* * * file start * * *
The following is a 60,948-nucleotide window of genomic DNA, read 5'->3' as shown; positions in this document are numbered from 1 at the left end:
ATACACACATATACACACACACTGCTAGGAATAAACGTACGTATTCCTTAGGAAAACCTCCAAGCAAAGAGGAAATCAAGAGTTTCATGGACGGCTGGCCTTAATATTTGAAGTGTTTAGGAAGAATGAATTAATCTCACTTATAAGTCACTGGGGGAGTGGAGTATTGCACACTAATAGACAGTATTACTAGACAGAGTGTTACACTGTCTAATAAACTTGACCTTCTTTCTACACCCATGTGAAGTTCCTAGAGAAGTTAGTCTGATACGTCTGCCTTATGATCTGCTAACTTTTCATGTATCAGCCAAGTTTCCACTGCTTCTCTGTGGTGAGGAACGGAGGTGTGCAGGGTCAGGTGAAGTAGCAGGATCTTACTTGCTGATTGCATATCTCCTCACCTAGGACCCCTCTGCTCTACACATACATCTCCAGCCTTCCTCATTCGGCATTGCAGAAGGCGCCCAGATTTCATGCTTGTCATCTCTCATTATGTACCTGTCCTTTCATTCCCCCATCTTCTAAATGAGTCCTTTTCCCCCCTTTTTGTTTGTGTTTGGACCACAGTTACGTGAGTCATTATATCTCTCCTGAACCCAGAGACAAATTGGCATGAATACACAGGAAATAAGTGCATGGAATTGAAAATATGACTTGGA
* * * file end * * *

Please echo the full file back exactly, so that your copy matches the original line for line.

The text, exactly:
The following is a 60,948-nucleotide window of genomic DNA, read 5'->3' as shown; positions in this document are numbered from 1 at the left end:
ATACACACATATACACACACACTGCTAGGAATAAACGTACGTATTCCTTAGGAAAACCTCCAAGCAAAGAGGAAATCAAGAGTTTCATGGACGGCTGGCCTTAATATTTGAAGTGTTTAGGAAGAATGAATTAATCTCACTTATAAGTCACTGGGGGAGTGGAGTATTGCACACTAATAGACAGTATTACTAGACAGAGTGTTACACTGTCTAATAAACTTGACCTTCTTTCTACACCCATGTGAAGTTCCTAGAGAAGTTAGTCTGATACGTCTGCCTTATGATCTGCTAACTTTTCATGTATCAGCCAAGTTTCCACTGCTTCTCTGTGGTGAGGAACGGAGGTGTGCAGGGTCAGGTGAAGTAGCAGGATCTTACTTGCTGATTGCATATCTCCTCACCTAGGACCCCTCTGCTCTACACATACATCTCCAGCCTTCCTCATTCGGCATTGCAGAAGGCGCCCAGATTTCATGCTTGTCATCTCTCATTATGTACCTGTCCTTTCATTCCCCCATCTTCTAAATGAGTCCTTTTCCCCCCTTTTTGTTTGTGTTTGGACCACAGTTACGTGAGTCATTATATCTCTCCTGAACCCAGAGACAAATTGGCATGAATACACAGGAAATAAGTGCATGGAATTGAAAATATGACTTGGA